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President Biden Will Struggle to Make the Center Hold

The new president stressed “unity” above all else at the inauguration. But many of his opponents hear nothing but a pronounced ideological agenda, beneath restorative rhetoric.

It was perhaps the signature book of the Barack Obama presidency. 

The spring after the 44th president’s surprisingly pronounced victory over Republican rival Mitt Romney, journalist Jonathan Alter released The Center Holds. Alter’s dispatch of reported opinion was, yes, a dissent from and a play on the famous W.B. Yeats lines. It was also a veneration of Obama against his enemies, that is: his old rivals, the house of Clinton, Wall Street, which backed Romney financially after favoring Obama in 2008, and the Republican Party, led by Mitch McConnell, which had sought for four years to portray, yes, the first black president as radically out of step with American tradition. 

Alter reported that former President Bill Clinton long thought Obama would lose the 2012 election. Obama warded off those who would have Clinton’s wife, then-Secretary of State Hillary Clinton, primary the sitting president, as well as internal challenges from figures then seen as fringe, such as Sen. Bernie Sanders. The view internationally was one of general bewilderment at Obama’s domestic foes, with neoliberal stalwart The Economist endorsing Obama for a second time over the private equity pioneer Romney. The right was then, more or less, seen as the radical wing of the corporate state.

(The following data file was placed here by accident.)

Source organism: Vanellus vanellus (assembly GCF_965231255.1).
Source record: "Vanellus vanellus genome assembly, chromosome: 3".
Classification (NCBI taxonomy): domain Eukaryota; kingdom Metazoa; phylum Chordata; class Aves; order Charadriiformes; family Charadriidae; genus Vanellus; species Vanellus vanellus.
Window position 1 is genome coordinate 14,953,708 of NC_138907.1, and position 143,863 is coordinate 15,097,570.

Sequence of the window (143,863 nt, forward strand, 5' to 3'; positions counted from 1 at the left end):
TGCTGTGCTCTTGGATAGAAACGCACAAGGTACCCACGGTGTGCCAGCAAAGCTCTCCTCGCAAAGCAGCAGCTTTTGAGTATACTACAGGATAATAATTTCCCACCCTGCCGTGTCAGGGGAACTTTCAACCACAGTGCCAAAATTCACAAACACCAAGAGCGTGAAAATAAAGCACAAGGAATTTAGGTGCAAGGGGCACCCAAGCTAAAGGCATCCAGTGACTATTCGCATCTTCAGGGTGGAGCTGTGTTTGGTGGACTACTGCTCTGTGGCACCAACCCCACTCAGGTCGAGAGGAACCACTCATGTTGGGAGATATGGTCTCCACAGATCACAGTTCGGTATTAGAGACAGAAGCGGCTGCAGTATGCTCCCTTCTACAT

Obama, it was broadly concluded at the time, also showed the American public to still be hungry for his “hope and change” mantra. He had won a new mandate for his repeated, usually dashed, insistences of reaching out to other side, including but not limited to the kind of “Obamacons” who wrote for this magazine. Alter concluded, in 2013, that Obama presaged a future of reasonable technocracy — and state-of-the-art campaign organization — that fossils like Bill Clinton had been shown to be past prime, and that Obama’s unreasonable opponents domestically, such as Donald Trump, were far from power.